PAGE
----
November 2, 2012
NAE Sides with Wheaton and Belmont Abbey on HHS Mandate
The federal health reform legislation mandates that all employer-provided health insurance plans offer preventive care services. These services included contraception and drugs that some believe lead to abortions. While the Obama administration offered an exemption for religious employers, the criteria for qualifying for the exemption are narrow: 1) have inculcation of religious values as its primary purpose; 2) primarily employ members of its own faith; 3) serve primarily members of its own faith; and 4) be registered under the Internal Revenue Code as a church.

Wheaton College and Belmont Abbey College do not meet the criteria, and therefore, filed a joint lawsuit challenging the mandate. The suit was dismissed, because the administration has promised to address the religious liberty problem sometime in 2013. Wheaton and Belmont have appealed because there is no guarantee that the schools will be able to provide health insurance policies that are consistent with their religious teachings.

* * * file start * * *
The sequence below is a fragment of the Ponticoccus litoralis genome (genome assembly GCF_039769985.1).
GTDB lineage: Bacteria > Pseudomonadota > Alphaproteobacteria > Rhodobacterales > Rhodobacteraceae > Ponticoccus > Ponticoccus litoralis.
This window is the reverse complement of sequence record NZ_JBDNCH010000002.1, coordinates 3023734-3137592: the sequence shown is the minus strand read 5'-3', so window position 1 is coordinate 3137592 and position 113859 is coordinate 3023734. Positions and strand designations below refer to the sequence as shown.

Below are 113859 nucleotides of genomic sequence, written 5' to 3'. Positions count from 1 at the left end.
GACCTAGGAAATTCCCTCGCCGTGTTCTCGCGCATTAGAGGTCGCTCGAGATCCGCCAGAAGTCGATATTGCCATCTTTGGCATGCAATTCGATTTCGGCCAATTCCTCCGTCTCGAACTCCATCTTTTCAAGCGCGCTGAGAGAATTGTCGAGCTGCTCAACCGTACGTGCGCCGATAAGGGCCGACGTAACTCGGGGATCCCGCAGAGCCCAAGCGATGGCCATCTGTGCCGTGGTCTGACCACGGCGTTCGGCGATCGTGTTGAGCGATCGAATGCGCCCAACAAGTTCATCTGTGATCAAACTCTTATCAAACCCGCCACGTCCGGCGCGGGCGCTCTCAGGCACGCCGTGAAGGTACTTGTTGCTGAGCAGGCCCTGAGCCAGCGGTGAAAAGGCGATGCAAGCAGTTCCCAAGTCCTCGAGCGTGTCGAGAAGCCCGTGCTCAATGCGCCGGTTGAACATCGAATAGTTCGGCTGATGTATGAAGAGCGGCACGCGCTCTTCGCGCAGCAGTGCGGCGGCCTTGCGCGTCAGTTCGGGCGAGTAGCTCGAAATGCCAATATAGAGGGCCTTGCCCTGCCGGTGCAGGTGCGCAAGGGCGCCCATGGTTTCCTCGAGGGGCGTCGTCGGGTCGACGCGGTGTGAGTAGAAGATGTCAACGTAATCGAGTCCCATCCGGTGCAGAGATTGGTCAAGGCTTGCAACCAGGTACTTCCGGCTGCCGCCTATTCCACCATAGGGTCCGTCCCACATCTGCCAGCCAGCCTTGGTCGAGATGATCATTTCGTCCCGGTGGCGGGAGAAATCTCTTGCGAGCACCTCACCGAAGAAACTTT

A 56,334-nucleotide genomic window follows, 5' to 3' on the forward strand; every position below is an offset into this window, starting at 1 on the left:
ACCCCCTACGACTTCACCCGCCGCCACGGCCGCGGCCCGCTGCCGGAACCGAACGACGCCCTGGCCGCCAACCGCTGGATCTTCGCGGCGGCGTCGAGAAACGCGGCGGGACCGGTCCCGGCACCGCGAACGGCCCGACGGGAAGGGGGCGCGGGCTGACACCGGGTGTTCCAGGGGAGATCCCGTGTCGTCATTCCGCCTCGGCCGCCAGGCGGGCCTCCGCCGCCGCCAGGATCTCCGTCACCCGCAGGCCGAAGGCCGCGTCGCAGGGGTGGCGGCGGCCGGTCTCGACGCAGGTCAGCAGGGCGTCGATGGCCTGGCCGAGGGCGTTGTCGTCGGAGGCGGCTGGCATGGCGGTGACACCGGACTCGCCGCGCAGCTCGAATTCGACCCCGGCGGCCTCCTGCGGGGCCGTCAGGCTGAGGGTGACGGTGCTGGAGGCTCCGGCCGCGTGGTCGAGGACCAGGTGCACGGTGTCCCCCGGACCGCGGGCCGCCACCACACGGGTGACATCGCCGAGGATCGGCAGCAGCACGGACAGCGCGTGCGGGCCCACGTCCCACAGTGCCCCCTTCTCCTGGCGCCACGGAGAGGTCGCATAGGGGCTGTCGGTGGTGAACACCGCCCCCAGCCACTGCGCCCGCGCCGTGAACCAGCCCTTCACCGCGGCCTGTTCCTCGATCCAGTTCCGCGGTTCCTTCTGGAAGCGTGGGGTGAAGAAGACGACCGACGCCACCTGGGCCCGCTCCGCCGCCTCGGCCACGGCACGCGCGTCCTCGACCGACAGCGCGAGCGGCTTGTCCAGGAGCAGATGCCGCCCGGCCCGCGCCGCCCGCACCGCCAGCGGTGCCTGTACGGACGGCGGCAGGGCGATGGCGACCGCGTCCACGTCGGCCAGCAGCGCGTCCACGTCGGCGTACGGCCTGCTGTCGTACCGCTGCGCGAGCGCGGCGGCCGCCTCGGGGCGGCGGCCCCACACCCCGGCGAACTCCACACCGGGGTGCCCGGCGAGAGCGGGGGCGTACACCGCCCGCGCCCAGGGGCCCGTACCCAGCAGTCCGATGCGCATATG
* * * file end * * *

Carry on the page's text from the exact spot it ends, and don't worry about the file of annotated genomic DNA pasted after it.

The National Association of Evangelicals joined with a broad coalition of religious institutions in an amici curiae brief in Wheaton College and Belmont Abbey College v. Kathleen Sebelius. The brief argues that by defining a religious employer as one that primarily serves members of its own faith, it excludes numerous religious charities and colleges whose faith motivates them to serve people outside their faith community. This narrow definition of religious employer also sets a precedent that may be used to further restrict religious freedom in the future.
 

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